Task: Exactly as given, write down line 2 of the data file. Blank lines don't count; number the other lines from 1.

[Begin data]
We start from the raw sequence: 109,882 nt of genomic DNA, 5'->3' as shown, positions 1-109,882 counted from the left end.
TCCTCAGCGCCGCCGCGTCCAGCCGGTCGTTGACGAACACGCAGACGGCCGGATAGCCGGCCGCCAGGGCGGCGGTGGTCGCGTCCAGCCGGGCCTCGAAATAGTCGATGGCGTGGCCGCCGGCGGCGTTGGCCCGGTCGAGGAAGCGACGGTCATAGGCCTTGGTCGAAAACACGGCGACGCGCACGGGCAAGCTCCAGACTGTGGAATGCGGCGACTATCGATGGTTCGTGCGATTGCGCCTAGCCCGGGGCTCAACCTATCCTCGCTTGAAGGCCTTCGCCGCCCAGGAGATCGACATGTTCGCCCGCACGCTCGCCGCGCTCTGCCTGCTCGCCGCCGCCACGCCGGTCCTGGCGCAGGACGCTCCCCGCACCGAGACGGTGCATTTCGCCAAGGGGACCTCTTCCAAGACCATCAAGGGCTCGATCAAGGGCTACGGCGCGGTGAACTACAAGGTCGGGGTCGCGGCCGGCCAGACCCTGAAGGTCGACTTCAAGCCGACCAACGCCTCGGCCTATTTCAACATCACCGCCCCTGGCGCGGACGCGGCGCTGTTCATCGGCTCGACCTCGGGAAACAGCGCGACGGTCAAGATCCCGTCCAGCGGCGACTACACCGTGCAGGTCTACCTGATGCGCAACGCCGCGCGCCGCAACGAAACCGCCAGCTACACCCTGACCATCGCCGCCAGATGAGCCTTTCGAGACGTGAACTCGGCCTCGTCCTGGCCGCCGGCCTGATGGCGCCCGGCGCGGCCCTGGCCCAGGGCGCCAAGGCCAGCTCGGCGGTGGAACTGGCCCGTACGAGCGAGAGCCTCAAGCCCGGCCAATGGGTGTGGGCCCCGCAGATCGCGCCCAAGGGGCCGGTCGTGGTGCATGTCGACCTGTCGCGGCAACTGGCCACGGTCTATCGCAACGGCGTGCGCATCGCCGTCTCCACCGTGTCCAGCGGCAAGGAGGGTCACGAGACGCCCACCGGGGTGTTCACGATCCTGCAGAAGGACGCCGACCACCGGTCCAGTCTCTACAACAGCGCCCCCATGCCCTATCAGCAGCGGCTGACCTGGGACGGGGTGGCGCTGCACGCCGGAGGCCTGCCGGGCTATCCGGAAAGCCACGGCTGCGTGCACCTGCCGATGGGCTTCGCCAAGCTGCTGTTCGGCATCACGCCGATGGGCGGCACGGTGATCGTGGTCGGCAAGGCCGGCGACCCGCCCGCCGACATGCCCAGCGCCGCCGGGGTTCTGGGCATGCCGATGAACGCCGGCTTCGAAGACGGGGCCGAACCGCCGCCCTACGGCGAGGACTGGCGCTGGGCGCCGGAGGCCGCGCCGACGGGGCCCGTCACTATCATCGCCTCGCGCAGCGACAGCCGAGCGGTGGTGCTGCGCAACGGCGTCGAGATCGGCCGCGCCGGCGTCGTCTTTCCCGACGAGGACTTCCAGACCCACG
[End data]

TCCTCAGCGCCGCCGCGTCCAGCCGGTCGTTGACGAACACGCAGACGGCCGGATAGCCGGCCGCCAGGGCGGCGGTGGTCGCGTCCAGCCGGGCCTCGAAATAGTCGATGGCGTGGCCGCCGGCGGCGTTGGCCCGGTCGAGGAAGCGACGGTCATAGGCCTTGGTCGAAAACACGGCGACGCGCACGGGCAAGCTCCAGACTGTGGAATGCGGCGACTATCGATGGTTCGTGCGATTGCGCCTAGCCCGGGGCTCAACCTATCCTCGCTTGAAGGCCTTCGCCGCCCAGGAGATCGACATGTTCGCCCGCACGCTCGCCGCGCTCTGCCTGCTCGCCGCCGCCACGCCGGTCCTGGCGCAGGACGCTCCCCGCACCGAGACGGTGCATTTCGCCAAGGGGACCTCTTCCAAGACCATCAAGGGCTCGATCAAGGGCTACGGCGCGGTGAACTACAAGGTCGGGGTCGCGGCCGGCCAGACCCTGAAGGTCGACTTCAAGCCGACCAACGCCTCGGCCTATTTCAACATCACCGCCCCTGGCGCGGACGCGGCGCTGTTCATCGGCTCGACCTCGGGAAACAGCGCGACGGTCAAGATCCCGTCCAGCGGCGACTACACCGTGCAGGTCTACCTGATGCGCAACGCCGCGCGCCGCAACGAAACCGCCAGCTACACCCTGACCATCGCCGCCAGATGAGCCTTTCGAGACGTGAACTCGGCCTCGTCCTGGCCGCCGGCCTGATGGCGCCCGGCGCGGCCCTGGCCCAGGGCGCCAAGGCCAGCTCGGCGGTGGAACTGGCCCGTACGAGCGAGAGCCTCAAGCCCGGCCAATGGGTGTGGGCCCCGCAGATCGCGCCCAAGGGGCCGGTCGTGGTGCATGTCGACCTGTCGCGGCAACTGGCCACGGTCTATCGCAACGGCGTGCGCATCGCCGTCTCCACCGTGTCCAGCGGCAAGGAGGGTCACGAGACGCCCACCGGGGTGTTCACGATCCTGCAGAAGGACGCCGACCACCGGTCCAGTCTCTACAACAGCGCCCCCATGCCCTATCAGCAGCGGCTGACCTGGGACGGGGTGGCGCTGCACGCCGGAGGCCTGCCGGGCTATCCGGAAAGCCACGGCTGCGTGCACCTGCCGATGGGCTTCGCCAAGCTGCTGTTCGGCATCACGCCGATGGGCGGCACGGTGATCGTGGTCGGCAAGGCCGGCGACCCGCCCGCCGACATGCCCAGCGCCGCCGGGGTTCTGGGCATGCCGATGAACGCCGGCTTCGAAGACGGGGCCGAACCGCCGCCCTACGGCGAGGACTGGCGCTGGGCGCCGGAGGCCGCGCCGACGGGGCCCGTCACTATCATCGCCTCGCGCAGCGACAGCCGAGCGGTGGTGCTGCGCAACGGCGTCGAGATCGGCCGCGCCGGCGTCGTCTTTCCCGACGAGGACTTCCAGACCCACG